The truth about content strategy

When I ask you about content strategy, what are you thinking? Are you thinking about populating your new website with copy or are you thinking longer term?

When we meet with clients to ‘redesign’ their websites, they are often so fixated on the challenges surrounding the copy for their new site, that they fail to think longer term. This is a dangerous mistake as Kristina Halvorson makes clear in an article she wrote for .net magazine:

Many people assume that content strategy is about content creation – but in fact, that’s the easy bit. It’s what Halvorson calls the “messy stuff” surrounding the long-term management of content that forms the real challenge. Essentially, she explains, it’s all about asking the right questions early on in the process – “Who is the content coming from? Who owns the content? How will that content be maintained and developed after launch?”

“So really it’s about working to move organisations’ focus away from launching content and towards looking at content as something that lives within a long-term life cycle. And that requires a longer commitment than just a copywriter and a project manager for the website launch.”

This is a huge issue! We recommend that our clients create a new position in their organisation, one dedicated to content strategy – a content editor.

This person is not only responsible for initial content population but also for the ongoing quality of content on the site. They are responsible for editing what is added but also (and potentially more importantly) for removing content that is no longer helpful.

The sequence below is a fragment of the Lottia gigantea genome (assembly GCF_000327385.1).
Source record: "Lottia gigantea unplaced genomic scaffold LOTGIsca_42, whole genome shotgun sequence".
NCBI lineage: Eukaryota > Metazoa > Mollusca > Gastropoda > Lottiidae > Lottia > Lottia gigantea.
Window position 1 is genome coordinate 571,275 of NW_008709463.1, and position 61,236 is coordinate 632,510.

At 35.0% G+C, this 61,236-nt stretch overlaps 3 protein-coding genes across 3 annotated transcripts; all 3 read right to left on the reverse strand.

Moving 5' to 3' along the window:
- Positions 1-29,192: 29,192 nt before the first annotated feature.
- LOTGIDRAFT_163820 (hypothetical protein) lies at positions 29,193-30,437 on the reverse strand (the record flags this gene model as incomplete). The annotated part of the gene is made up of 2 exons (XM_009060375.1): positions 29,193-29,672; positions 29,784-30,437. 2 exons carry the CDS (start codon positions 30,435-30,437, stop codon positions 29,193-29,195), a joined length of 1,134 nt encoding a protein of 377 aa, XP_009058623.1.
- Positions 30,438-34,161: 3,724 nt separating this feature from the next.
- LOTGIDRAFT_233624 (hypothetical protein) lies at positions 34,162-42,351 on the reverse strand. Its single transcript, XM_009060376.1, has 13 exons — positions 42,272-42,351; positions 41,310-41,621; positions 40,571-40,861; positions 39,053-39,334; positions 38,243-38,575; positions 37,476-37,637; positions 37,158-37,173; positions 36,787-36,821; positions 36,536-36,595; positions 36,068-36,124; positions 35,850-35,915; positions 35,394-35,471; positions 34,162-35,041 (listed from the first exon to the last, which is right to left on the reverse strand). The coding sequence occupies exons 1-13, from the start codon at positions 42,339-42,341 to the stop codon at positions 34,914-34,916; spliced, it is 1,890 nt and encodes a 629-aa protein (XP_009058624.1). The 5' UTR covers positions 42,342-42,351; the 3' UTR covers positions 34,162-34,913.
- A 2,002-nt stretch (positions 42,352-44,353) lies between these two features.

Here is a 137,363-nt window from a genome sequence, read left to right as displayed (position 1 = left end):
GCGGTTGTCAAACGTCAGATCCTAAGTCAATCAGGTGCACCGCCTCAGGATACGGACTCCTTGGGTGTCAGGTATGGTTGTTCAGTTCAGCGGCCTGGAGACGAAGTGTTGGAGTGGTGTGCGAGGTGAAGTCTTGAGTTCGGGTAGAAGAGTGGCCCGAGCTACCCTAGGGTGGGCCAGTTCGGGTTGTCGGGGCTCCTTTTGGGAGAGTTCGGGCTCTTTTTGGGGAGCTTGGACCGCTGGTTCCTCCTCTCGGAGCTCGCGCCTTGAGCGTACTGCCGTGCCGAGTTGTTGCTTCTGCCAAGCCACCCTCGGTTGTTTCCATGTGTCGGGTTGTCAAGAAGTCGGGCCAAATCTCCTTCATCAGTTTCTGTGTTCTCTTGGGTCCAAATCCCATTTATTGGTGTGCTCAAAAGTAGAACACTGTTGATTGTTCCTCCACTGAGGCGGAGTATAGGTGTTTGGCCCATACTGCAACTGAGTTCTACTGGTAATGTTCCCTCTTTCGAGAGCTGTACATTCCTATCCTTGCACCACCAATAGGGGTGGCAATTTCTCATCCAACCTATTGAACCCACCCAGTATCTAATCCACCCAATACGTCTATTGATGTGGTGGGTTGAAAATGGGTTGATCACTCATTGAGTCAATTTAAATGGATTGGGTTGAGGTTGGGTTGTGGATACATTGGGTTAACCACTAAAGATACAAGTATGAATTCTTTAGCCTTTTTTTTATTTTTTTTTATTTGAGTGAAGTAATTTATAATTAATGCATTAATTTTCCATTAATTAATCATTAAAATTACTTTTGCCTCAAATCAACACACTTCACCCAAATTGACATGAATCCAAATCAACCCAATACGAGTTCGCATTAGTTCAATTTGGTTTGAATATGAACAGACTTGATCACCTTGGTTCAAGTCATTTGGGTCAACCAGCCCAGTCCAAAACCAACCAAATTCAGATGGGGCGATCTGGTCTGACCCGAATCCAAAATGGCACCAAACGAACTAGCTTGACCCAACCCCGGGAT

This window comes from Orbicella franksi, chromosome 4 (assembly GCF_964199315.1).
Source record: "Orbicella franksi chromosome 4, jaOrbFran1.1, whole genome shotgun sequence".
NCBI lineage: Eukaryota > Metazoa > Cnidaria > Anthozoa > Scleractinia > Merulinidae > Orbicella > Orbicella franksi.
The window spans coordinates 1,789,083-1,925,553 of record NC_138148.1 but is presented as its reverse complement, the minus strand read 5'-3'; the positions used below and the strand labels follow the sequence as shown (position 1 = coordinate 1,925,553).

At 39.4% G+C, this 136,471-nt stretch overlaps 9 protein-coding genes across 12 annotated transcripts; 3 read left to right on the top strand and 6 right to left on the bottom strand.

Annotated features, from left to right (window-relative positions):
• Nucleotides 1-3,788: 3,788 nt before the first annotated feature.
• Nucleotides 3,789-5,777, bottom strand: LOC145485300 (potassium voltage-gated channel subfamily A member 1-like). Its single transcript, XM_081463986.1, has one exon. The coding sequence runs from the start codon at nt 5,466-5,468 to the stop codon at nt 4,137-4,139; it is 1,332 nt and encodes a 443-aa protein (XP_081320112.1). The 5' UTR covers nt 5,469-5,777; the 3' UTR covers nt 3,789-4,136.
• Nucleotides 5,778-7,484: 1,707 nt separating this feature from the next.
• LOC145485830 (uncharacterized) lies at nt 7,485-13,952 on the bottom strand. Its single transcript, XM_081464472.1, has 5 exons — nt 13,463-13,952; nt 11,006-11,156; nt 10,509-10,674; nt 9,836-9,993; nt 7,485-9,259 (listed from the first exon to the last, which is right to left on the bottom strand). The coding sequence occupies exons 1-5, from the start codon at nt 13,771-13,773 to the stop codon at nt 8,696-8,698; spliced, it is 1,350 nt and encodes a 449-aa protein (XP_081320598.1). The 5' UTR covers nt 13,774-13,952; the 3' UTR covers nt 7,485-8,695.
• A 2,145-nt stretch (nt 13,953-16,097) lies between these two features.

If you haven’t already, now is the time to consider the long term management of content on your site. As Kristina says:

Who owns the content? How will that content be maintained and developed after launch?

What is your approach to the management of content? Is an editor the right approach or is training of content contributors more important? Lets discuss the best way forward in the comments.

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  • The role of a content editor would be useful for a lot of companies. But for smaller companies, this probably isn’t feasible. 
    I think that generating content from your team spreads the responsibility, if they are better trained in content creation then there is less editing work, however the clean-up could be assigned to one or two of the team members.

  • My favourite part of Erin Kissane’s “Elements of Content Strategy” is where she says “The web is a noisy, crowded place.  Give readers the equivalent of good light and a quiet room.”  I think that’s good advice for short term content, or for something that will last long term.

  • This is the most frustrating part of being a sole web designer. I work with a lot of small businesses and wish I could figure out a way to be their content editor on an ongoing basis within a budget they could afford AND that I could live off of. :)

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